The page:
A number of CCHN member health centers have implemented MegaWest practice management software. While CCHN currently does not support practice management applications, they are working with health centers that are looking to migrate to a new comprehensive PM/EHR system to be hosted by CCHCN. Importantly, CCHN "support" of an application can include serving as a direct provider of day-to-day technical support or as a conduit between the health centers and the vendor support staff, it can also include development of interfaces across applications and with outside providers such as clinical laboratories.

Support for quality improvement and reporting. In addition to supporting acquisition and use of clinical IT applications, CHCN plays a role in helping health centers improve quality of care. This support includes CHCN-organized chart audits to produce summaries of performance and progress on the part of health centers in specific areas such as delivery of preventive and diagnostic care or management of chronic illness. CHCN works with health centers to support reporting on quality measures as now required under UDS[2] and in building interfaces to public health resources such as county and state immunization registries. Finally, CHCN is a network grantee for the Tools for Quality program which is a California Health Care Foundation (CHCF) program that provides resources for health centers to implement and use i2iTracks in their organizations. In its role in Tools for Quality, CHCN is helping their own member health centers with implementation and interface set up, but also convening learning sessions for all CHCF Tools grantees in Southern California.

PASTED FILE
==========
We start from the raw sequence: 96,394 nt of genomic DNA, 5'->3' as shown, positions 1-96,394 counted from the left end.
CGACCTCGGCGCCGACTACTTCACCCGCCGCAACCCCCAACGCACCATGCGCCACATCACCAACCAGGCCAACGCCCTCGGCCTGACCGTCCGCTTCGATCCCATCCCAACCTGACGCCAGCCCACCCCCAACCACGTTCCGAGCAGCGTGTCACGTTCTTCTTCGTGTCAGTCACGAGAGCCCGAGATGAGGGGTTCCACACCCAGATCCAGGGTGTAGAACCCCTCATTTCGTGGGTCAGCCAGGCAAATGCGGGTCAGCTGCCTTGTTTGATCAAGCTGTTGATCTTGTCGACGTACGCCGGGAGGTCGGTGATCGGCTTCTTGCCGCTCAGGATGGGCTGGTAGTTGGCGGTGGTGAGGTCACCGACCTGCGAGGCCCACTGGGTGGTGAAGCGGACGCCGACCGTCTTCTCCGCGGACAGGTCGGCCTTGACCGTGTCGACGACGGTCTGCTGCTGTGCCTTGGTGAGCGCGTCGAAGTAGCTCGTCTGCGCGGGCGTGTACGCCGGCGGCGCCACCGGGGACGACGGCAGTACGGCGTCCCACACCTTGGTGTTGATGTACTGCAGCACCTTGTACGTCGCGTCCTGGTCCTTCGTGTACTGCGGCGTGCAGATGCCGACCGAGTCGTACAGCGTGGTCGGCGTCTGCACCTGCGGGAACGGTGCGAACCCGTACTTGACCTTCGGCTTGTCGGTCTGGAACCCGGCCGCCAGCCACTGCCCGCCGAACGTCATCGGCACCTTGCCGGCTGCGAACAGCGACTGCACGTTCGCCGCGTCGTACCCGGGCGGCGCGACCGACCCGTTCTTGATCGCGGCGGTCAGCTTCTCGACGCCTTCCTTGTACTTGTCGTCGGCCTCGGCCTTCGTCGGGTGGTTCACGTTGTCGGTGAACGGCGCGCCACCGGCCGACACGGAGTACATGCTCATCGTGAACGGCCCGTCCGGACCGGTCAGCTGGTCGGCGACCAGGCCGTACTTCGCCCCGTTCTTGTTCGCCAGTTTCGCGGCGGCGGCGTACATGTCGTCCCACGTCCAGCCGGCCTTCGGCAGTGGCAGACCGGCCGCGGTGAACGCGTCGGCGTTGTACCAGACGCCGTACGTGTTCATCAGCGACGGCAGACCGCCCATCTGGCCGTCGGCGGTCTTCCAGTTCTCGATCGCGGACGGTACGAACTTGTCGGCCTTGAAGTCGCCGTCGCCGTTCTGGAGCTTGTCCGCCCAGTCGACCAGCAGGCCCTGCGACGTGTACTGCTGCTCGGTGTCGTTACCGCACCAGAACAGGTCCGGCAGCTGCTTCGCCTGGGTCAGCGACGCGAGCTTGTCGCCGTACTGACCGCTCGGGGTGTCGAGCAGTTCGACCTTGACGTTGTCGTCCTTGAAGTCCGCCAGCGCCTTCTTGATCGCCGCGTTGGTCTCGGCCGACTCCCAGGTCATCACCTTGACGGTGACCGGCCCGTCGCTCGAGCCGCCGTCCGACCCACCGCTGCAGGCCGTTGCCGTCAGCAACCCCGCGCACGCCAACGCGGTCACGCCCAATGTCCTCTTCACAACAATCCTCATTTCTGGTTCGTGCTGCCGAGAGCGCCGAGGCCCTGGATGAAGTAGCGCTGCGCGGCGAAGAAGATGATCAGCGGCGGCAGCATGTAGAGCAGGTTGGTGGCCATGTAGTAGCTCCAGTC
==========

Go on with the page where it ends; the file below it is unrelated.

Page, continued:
Looking towards health information exchange. As in other parts of the country, safety net involvement in regional health information exchange efforts in Southern California is relatively modest. Outside of exchange of clinical laboratory results and some limited eRx and connectivity to immunization registries, there is not a lot of formal exchange taking place. CHCN is beginning to establish a vision for safety net provider engagement in HIE including establishing a clinical data warehouse and applications allowing access to inpatient and ED records and to records from different ambulatory care sites. CCHN convenes local safety net providers, including its member centers, to form a group called Connecting for Care. This group has existed in multiple forms over the last several years, having initially focused on telemedicine. They are now hoping to mobilize multiple partners in the area to move towards establishing a health information organization to govern exchange of health care data among safety net providers in San Diego.

CCHN budget. CCHN's most recent annual budget was $3.5 million, out of CCC's annual budget of roughly $10 million. Network leaders estimate that roughly five percent of the network's revenues come from membership fees, while grants account for the majority of revenues. Fees for services also contribute to CCHN's overall revenue. Grants typically cover startup costs for new initiatives. Most grants come from private foundations while HRSA and other federal grants provide important financial support as well. In some cases, the network will expand its services or expand to a new geographic area without a clear source of grant support to do so.

View full report


"report.pdf" (pdf, 1.25Mb)

Note: Documents in PDF format require the Adobe Acrobat Reader®. If you experience problems with PDF documents, please download the latest version of the Reader®